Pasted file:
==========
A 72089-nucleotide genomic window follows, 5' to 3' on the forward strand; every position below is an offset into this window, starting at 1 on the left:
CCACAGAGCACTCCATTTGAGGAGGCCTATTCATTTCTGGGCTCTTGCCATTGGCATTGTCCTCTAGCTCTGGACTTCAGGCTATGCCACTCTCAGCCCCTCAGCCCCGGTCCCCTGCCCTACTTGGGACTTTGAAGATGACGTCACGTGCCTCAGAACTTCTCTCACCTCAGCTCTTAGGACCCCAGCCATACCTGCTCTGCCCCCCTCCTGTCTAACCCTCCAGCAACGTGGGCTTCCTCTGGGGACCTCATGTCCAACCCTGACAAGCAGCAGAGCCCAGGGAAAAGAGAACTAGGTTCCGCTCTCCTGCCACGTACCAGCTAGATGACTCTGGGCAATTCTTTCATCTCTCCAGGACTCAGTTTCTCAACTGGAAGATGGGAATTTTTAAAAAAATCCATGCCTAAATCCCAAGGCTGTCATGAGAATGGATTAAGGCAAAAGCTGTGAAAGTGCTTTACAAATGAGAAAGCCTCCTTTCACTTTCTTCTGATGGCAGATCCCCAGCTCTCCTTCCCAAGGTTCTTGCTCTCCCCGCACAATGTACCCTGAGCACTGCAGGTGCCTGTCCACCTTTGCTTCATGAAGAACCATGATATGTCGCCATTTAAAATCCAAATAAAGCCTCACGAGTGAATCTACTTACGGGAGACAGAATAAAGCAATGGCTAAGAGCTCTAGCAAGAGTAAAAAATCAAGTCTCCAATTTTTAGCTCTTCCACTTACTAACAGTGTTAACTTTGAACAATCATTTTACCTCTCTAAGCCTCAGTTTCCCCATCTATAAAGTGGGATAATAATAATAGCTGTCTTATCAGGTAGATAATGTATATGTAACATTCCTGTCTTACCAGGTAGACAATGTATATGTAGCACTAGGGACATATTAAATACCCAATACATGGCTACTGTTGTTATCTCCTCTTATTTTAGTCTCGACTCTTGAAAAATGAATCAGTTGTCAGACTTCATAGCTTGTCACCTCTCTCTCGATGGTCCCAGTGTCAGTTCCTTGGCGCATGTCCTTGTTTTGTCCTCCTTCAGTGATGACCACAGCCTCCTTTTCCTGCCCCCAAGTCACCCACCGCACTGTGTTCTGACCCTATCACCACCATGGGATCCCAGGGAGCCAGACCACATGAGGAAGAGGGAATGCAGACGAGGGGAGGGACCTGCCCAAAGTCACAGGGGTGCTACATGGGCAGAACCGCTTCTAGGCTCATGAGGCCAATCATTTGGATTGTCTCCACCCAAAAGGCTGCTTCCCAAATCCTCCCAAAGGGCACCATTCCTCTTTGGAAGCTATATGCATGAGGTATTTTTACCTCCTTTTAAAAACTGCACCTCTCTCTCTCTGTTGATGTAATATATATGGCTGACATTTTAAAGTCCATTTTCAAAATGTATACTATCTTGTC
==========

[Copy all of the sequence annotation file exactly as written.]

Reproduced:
A 72089-nucleotide genomic window follows, 5' to 3' on the forward strand; every position below is an offset into this window, starting at 1 on the left:
CCACAGAGCACTCCATTTGAGGAGGCCTATTCATTTCTGGGCTCTTGCCATTGGCATTGTCCTCTAGCTCTGGACTTCAGGCTATGCCACTCTCAGCCCCTCAGCCCCGGTCCCCTGCCCTACTTGGGACTTTGAAGATGACGTCACGTGCCTCAGAACTTCTCTCACCTCAGCTCTTAGGACCCCAGCCATACCTGCTCTGCCCCCCTCCTGTCTAACCCTCCAGCAACGTGGGCTTCCTCTGGGGACCTCATGTCCAACCCTGACAAGCAGCAGAGCCCAGGGAAAAGAGAACTAGGTTCCGCTCTCCTGCCACGTACCAGCTAGATGACTCTGGGCAATTCTTTCATCTCTCCAGGACTCAGTTTCTCAACTGGAAGATGGGAATTTTTAAAAAAATCCATGCCTAAATCCCAAGGCTGTCATGAGAATGGATTAAGGCAAAAGCTGTGAAAGTGCTTTACAAATGAGAAAGCCTCCTTTCACTTTCTTCTGATGGCAGATCCCCAGCTCTCCTTCCCAAGGTTCTTGCTCTCCCCGCACAATGTACCCTGAGCACTGCAGGTGCCTGTCCACCTTTGCTTCATGAAGAACCATGATATGTCGCCATTTAAAATCCAAATAAAGCCTCACGAGTGAATCTACTTACGGGAGACAGAATAAAGCAATGGCTAAGAGCTCTAGCAAGAGTAAAAAATCAAGTCTCCAATTTTTAGCTCTTCCACTTACTAACAGTGTTAACTTTGAACAATCATTTTACCTCTCTAAGCCTCAGTTTCCCCATCTATAAAGTGGGATAATAATAATAGCTGTCTTATCAGGTAGATAATGTATATGTAACATTCCTGTCTTACCAGGTAGACAATGTATATGTAGCACTAGGGACATATTAAATACCCAATACATGGCTACTGTTGTTATCTCCTCTTATTTTAGTCTCGACTCTTGAAAAATGAATCAGTTGTCAGACTTCATAGCTTGTCACCTCTCTCTCGATGGTCCCAGTGTCAGTTCCTTGGCGCATGTCCTTGTTTTGTCCTCCTTCAGTGATGACCACAGCCTCCTTTTCCTGCCCCCAAGTCACCCACCGCACTGTGTTCTGACCCTATCACCACCATGGGATCCCAGGGAGCCAGACCACATGAGGAAGAGGGAATGCAGACGAGGGGAGGGACCTGCCCAAAGTCACAGGGGTGCTACATGGGCAGAACCGCTTCTAGGCTCATGAGGCCAATCATTTGGATTGTCTCCACCCAAAAGGCTGCTTCCCAAATCCTCCCAAAGGGCACCATTCCTCTTTGGAAGCTATATGCATGAGGTATTTTTACCTCCTTTTAAAAACTGCACCTCTCTCTCTCTGTTGATGTAATATATATGGCTGACATTTTAAAGTCCATTTTCAAAATGTATACTATCTTGTC